The Irishman’s face was a contortion of anger and sneering malevolence. “Do not toy with me Slavujovic. I have chased after you these past two weeks and my patience is sorely at an end. Hand over the Scrolls this instant. Their recovery is my sworn duty and you had better not obstruct me.”

Djivo managed to force an expression of puzzled innocence as he nonchalantly removed his heavy riding cape and draped it over his left arm. His right hand then came to rest on the hilt of his sword. “We no longer have the Scrolls. They are deposited in a safe place. You have wasted your time.” O’Driscoll noticed the movement of the sword hand and his momentum slowed. 
The commotion in the courtyard had been brought to the attention of the Aga. Jumbing up from his seat in the divan he strode out of the building and through the gate towards where the siphai sat atop their sweating horses. At the sight of his obvious anger the horsemen shifted uneasily in their saddles. High above him Djivo could see a troop of musket-carrying soldiers taking up their positions on the battlements. The guns were immediately trained on the new arrivals. A fierce argument between the Aga the leading siphai erupted. The Aga suddenly turned his back on the horsemen and came towards where Catherine, who had followed the Aga out, and Djivo were standing.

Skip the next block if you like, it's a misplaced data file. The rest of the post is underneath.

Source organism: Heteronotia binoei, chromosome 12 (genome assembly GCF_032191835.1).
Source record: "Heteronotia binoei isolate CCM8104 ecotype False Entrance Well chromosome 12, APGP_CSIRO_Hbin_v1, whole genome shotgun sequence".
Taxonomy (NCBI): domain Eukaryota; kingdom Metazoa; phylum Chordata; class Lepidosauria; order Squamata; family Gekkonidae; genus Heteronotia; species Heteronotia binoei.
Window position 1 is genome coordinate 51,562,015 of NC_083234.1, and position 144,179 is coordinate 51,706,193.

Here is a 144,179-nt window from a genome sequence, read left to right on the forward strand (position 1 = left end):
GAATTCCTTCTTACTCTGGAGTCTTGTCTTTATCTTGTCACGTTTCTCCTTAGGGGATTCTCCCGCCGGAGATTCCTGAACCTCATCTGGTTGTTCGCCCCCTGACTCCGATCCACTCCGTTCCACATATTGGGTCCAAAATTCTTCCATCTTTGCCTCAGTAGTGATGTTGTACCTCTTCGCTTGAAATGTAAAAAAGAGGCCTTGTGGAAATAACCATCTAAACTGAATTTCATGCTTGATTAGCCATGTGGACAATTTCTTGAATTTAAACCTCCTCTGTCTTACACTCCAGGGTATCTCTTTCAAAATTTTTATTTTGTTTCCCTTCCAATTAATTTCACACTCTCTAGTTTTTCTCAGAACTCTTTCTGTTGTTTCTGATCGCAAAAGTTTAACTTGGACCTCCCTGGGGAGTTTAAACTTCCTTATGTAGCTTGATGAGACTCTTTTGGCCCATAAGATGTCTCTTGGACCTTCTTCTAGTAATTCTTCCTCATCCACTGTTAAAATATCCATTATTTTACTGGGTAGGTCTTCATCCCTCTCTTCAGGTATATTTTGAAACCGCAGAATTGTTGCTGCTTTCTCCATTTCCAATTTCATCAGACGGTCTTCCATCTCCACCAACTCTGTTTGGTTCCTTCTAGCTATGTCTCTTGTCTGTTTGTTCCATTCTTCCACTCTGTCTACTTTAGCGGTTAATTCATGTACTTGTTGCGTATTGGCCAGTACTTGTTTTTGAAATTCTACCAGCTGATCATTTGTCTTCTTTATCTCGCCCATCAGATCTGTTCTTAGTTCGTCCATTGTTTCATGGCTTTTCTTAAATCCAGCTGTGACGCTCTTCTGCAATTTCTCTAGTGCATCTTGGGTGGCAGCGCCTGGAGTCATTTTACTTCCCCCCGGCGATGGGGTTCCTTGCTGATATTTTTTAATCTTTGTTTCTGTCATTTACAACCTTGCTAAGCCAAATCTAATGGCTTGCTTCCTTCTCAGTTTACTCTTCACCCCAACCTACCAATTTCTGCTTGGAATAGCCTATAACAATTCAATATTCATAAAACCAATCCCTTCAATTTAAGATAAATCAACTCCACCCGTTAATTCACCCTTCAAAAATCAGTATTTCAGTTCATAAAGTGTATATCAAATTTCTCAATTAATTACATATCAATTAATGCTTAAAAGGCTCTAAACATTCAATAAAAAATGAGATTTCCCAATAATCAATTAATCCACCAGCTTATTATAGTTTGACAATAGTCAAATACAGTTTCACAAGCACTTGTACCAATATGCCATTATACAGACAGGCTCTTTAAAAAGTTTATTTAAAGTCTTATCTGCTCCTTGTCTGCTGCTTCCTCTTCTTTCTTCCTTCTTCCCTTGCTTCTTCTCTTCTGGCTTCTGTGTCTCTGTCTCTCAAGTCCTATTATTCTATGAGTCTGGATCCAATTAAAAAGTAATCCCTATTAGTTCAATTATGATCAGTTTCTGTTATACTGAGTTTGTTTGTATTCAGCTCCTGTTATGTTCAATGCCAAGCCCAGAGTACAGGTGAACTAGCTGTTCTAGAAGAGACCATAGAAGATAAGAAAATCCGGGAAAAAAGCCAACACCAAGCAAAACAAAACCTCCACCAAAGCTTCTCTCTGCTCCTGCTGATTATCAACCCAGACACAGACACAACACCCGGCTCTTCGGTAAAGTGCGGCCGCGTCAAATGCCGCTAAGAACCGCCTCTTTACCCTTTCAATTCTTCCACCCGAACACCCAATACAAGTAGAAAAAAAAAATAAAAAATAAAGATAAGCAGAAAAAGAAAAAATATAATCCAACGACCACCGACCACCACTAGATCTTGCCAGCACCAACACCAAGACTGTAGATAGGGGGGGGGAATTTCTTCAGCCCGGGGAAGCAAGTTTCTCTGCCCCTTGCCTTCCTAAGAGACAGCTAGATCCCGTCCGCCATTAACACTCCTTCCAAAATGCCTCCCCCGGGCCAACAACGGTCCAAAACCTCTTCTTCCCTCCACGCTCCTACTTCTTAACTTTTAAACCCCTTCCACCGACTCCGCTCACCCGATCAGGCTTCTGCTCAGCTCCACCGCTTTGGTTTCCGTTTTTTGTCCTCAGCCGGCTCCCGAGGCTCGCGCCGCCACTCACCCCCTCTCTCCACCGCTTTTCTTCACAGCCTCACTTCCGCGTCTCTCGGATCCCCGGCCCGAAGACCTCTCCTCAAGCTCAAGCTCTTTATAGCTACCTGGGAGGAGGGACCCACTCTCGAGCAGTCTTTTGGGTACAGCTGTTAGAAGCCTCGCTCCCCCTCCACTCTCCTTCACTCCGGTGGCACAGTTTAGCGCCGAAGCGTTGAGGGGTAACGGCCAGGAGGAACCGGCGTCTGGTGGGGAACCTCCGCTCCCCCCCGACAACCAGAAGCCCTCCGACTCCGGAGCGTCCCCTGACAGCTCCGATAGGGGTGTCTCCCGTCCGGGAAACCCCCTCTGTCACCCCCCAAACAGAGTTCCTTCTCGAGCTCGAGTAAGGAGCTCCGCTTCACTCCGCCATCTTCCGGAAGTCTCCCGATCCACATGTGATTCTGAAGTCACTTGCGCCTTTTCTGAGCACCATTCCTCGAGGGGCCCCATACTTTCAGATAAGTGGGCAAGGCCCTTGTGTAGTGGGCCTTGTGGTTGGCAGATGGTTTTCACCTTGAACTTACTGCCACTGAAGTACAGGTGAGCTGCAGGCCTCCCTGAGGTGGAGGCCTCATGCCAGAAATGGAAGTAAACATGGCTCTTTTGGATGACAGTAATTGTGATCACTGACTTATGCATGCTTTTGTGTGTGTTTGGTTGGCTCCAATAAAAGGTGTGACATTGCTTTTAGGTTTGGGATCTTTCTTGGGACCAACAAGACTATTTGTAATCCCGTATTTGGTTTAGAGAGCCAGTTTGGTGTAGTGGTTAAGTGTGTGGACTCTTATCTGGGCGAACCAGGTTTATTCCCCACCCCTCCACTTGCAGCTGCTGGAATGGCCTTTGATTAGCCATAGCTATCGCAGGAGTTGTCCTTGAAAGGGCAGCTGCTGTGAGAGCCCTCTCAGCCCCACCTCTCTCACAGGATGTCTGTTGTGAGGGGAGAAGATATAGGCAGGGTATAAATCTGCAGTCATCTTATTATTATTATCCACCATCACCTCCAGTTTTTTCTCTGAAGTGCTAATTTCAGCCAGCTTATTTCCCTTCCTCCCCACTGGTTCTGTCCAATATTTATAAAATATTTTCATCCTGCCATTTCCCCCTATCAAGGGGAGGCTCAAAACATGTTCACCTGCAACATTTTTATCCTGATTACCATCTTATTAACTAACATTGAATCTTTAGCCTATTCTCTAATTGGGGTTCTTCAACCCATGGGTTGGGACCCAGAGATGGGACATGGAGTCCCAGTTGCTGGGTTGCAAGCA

At that moment Djivo thought he saw a slight nod of the Aga’s head. A fusillade of shot rang out across the yard and all four siphai were instantly blown from their horses. Three appeared to have been killed outright but one was moving agonisingly on the ground, as he clutched a huge wound that coursed across his right shoulder. He tried crawling away but was trapped by the sudden collapse of one of the horses - whose death was caused by a fountain of blood gushing from its severed carotid artery - across his legs. Looking back at the carnage the Aga stopped, then retraced his steps and stood for a while watching the injured man squirm. All of a sudden, as if tiring of the spectacle, he drew his sword and decapitated the fallen siphai with two crude hacks.